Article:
Copyright is the legal protection extended to the owner of the rights in an original work.

"Original work" refers to every production in the literary, scientific and artistic domain. Among the literary and artistic works enumerated in the IP Code includes books and other writings, musical works, films, paintings and other works, and computer programs.

Works are protected by the sole fact of their creation, irrespective of their mode or form of expression, as well as their content, quality and purpose. Thus, it does not matter if, in the eyes of some critics, a certain work has little artistic value. So long as it has been independently created and has a minimum of creativity, the same enjoys copyright protection.

The works covered by copyright protection are:

(a) Books, pamphlets, articles and other writings;

(b) Periodicals and newspapers;

(c) Lectures, sermons, addresses, dissertations prepared for oral delivery, whether or not reduced in writing or other material form;

(d) Letters;

(e) Dramatic or dramatico-musical compositions; choreographic works or entertainment in dumb shows;

(f) Musical compositions, with or without words;

(g) Works of drawing, painting, architecture, sculpture, engraving, lithography or other work of art; models or designs for works of art;

(h) Original ornamental designs or models for articles of manufacture, whether or not registrable as an industrial design, and other works of applied art;

(i) Illustrations, maps, plans, sketches, charts and three-dimensional works relative to geography, topography, architecture or science;

(j) Drawings or plastic works of a scientific or technical character;

(k) Photographic works including works produced by a process analogous to photography; lantern slides;

(l) Audiovisual works and cinematographic works and works produced by a process analogous to cinematography or any process for making audio-visual recordings;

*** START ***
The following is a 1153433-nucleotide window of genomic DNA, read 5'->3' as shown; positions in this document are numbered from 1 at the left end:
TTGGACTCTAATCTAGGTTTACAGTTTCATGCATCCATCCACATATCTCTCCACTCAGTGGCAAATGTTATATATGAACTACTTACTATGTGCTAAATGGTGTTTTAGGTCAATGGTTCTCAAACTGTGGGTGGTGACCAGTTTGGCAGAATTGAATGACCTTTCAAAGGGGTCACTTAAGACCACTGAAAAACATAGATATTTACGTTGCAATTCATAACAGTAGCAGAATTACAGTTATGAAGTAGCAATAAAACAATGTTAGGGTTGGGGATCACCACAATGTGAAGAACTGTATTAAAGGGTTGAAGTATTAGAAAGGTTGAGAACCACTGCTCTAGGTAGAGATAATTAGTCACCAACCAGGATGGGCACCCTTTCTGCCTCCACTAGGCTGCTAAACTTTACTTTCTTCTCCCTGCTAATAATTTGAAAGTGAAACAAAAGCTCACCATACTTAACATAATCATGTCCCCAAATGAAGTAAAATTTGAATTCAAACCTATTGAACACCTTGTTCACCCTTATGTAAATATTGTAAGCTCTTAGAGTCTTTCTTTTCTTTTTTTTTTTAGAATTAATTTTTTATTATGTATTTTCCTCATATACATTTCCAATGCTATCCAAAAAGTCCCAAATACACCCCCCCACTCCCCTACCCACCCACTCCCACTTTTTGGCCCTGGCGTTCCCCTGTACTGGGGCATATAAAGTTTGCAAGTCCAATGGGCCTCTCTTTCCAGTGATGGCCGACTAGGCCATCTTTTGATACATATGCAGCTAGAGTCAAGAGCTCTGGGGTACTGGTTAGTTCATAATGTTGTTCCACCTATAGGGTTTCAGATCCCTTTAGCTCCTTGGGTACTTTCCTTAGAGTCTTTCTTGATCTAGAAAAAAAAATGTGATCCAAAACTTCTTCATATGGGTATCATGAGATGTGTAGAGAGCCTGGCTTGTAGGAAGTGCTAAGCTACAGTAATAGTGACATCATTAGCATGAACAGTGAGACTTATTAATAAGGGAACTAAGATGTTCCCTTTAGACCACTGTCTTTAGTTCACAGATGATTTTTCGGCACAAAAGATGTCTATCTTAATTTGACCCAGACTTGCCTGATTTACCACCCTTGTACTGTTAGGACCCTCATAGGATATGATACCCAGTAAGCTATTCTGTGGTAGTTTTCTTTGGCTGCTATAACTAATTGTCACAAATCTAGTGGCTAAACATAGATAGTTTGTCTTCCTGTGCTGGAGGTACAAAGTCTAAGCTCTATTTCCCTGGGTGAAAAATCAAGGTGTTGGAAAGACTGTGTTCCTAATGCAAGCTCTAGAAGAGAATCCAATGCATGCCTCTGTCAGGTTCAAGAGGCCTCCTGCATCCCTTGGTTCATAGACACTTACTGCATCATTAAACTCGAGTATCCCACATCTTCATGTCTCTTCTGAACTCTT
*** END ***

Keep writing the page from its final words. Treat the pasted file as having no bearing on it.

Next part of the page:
(m) Pictorial illustrations and advertisements;

(n) Computer programs; and

(o) Other literary, scholarly, scientific and artistic works.

There are two types of rights under copyright:

  1. Economic rights, which allow the owner to derive financial reward from the use and exploitation of the work; and 
  2. Moral rights, which highlight the personal link existing between the author and the work.

Under economic rights, the creators of a work can use their work as they see fit. They can also authorize or prohibit the following acts in relation to a work:

  1. Reproduction of the work or a substantial portion of the work;
  2. Dramatization, translation, adaption, abridgment, arrangement or other transformation of the work;
  3. The first public distribution of the original and each copy of the work y sale or other forms of transfer of ownership;
  4. Rental of the original copy of an audiovisual or cinematographic work, a work embodied in a sound recording, a computer program, a compilation of data and other materials or a musical work in a graphic form, irrespective of the ownership of the original or the copy which is the subject of the rental;
  5. Public display of the original or a copy of the work;
  6. Public performance of the work; and
  7. Right to destroy copyrighted work.

IP Code enumerates the moral rights of the authors, which are:

  1. To require that the authorship of the works be attributed to him, in particular, the right that his name, as far as practicable, be indicated in a prominent way on the copies, and in connection with the public use of his work;
  2. To make any alterations of his work prior to, or to withhold it from publication;
  3. To object to any distortion, mutilation or other modification of, or other derogatory action in relation to, his work which would be prejudicial to his honor or reputation; and
  4. To restrain the use of his name with respect to any work not of his own creation or in a distorted version of his work. (Sec. 34, P.D. No. 49)

Who owns the copyrighted works?

Copyright ownership shall be governed by the following rules:

  1. Single creator. The creator, his heirs or assigns owns copyright.
  2. Joint creator. When the work is produced by two or more persons, the copyright belongs to them jointly, under the provision of the Civil Code o joint ownership.
  3. Commissioned work. Ownership of the work is in the person commissioning; ownership of copyright is jointly in the person commissioning and in the commissioned creator.
  4. Cinematographic works. The producer exercises copyright for purposes of exhibition; for all other purposes, the producer, the author of the scenario, the composer, the film director, the photographic director and the author of the work are the creators. For purposes of showing the film, however, the producer is to be deemed copyright owner.
  5. Pseudonymous and Anonymous works. Unless the author is indisputably known, the publisher shall be presumed to be the representative of the author.

The rights of an author shall last during the lifetime of the author and for fifty (50) years after his death and shall not be assignable or subject to license. (Sec 198.1, IP Code)